On Ego

Written May 14th, 2018

To announce ourselves by name is not only foolish, but a null statement as well. We are not a name, nor any specific character; we are only a single piece in the jigsaw puzzle that defines the universe, a puzzle containing the past, present, and future. Our piece may be numbered, but that does not entail that we are that number, for we only serve to finish the grand picture. So, the question stands: what does it mean to exist?

The most digestible stance on our existence is through the perspective of the absurd. To unravel the idea of being, one must first recognize the absurd; there is no meaning in the world, and any value or moral stance given to an object or action, respectively, is a direct reflection of our egoistic desire to exist. We have created systems of morality, that we call “societies,” so that our notions of ego can have a domain to live in. If one peels away this layer of desire, and looks at life in its rawest form, it is apparent that there is no “good” or “bad,” and that these concepts are birthed by societal means. But what does this mean for existence? Absurdity maintains that there is no purpose to live for, and that we have no value, but this does not answer anything in regards to the question: do we exist, and if so, what does it mean?

If we agree that the notion of the universe as a puzzle stands, then our existence is proportionately as important as any other piece in the puzzle, for removing a single piece would mean chaos, and the grand puzzle becomes null. The universal megastructure recognizes our existence, and while we do not have the means to move beyond the domain of our own piece – for we cannot prove the existence of anybody but our self – we can acknowledge that we are nonetheless part of something grand. We exist, for we are proportionately as important as any other piece.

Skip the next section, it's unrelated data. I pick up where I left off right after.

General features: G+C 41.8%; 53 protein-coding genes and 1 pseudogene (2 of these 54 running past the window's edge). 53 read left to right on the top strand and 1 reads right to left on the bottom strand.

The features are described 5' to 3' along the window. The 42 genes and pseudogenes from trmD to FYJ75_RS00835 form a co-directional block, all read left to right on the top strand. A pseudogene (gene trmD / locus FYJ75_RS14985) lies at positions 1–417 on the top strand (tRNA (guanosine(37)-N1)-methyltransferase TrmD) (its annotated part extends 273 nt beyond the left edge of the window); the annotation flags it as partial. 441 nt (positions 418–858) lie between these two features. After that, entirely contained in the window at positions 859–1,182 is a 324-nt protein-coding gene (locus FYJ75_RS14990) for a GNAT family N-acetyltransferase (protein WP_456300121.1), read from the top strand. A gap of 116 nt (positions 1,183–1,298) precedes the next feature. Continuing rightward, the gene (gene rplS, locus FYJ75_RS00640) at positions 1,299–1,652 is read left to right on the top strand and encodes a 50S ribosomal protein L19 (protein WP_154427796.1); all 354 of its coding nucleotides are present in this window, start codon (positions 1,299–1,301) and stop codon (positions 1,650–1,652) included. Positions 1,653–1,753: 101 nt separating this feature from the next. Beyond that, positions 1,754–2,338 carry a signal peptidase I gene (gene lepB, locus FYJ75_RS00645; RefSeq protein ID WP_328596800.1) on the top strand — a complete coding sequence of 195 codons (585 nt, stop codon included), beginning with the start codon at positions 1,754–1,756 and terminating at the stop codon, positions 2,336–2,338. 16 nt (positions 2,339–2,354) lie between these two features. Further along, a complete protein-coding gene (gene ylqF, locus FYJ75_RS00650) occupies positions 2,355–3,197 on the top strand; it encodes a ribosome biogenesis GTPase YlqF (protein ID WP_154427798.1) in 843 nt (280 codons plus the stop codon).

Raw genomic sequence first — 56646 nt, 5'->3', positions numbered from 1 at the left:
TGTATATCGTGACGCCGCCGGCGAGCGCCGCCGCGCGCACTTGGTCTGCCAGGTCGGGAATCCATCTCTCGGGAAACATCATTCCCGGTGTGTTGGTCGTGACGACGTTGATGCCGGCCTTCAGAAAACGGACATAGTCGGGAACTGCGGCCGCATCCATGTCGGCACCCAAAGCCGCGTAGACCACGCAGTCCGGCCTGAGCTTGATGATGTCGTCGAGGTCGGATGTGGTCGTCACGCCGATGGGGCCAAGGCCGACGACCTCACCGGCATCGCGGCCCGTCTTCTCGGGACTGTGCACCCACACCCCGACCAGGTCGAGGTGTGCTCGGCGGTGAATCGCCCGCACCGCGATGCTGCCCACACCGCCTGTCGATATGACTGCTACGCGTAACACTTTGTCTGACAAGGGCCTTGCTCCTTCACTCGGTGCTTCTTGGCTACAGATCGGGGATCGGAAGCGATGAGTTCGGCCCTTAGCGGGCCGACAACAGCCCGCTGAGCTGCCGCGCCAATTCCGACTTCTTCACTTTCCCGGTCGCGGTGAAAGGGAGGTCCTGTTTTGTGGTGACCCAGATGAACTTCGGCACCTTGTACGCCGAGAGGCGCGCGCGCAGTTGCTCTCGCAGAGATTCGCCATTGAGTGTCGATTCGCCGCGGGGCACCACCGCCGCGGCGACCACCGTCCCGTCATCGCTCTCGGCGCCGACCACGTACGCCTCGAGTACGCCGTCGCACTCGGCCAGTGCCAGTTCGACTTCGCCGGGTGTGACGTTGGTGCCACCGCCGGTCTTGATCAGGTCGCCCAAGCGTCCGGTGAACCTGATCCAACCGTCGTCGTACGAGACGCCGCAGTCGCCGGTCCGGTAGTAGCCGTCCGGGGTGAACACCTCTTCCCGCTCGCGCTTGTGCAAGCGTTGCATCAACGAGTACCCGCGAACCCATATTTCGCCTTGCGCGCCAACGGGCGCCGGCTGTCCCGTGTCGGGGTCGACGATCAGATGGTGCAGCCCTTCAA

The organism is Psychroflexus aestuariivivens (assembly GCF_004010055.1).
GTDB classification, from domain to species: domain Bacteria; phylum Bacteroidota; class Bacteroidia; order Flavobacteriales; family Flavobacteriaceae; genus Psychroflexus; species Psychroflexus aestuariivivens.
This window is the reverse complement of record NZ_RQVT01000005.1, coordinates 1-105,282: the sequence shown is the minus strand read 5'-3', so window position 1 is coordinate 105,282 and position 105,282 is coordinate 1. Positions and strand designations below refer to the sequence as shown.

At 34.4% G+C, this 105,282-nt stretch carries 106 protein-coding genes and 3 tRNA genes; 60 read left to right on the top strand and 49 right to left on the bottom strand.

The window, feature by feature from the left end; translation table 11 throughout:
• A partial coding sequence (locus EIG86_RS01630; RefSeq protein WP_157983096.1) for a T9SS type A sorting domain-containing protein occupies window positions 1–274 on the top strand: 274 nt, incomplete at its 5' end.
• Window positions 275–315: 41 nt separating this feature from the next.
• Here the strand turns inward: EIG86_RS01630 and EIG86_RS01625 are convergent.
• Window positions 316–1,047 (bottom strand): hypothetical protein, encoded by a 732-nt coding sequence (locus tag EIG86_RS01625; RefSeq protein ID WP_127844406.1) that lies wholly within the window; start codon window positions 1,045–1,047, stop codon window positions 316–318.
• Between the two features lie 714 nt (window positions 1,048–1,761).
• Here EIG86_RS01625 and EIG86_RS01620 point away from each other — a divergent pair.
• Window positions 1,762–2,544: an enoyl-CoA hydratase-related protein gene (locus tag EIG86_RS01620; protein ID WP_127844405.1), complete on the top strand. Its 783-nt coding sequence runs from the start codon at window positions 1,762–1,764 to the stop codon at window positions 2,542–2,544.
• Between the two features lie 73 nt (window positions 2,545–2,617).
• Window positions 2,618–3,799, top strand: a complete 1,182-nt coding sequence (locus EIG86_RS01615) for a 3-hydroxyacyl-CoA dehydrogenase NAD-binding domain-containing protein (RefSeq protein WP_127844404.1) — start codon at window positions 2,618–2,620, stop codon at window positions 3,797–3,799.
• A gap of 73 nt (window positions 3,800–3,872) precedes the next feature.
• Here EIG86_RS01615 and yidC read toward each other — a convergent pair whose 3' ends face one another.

Concerning this idea of a “grand puzzle,” we are forced to believe that, considering every piece has an eternal place in the principal scheme, then there must be the understanding that existence is outside of the domain of time. A person exists forever, for that person has existed once. Putting together the idea that the megastructure is null without our piece in it, and that our existence is eternal, we formulate the following notion: our existence means that the universe exists, and that we are as important as the universe itself, for it would not exist without us.

The case for existence, as shown above, is built independently of an egoistic pursuit. While an ego might maintain that one is more important than another, the definition of existence rebuts this, for every being is equally important.

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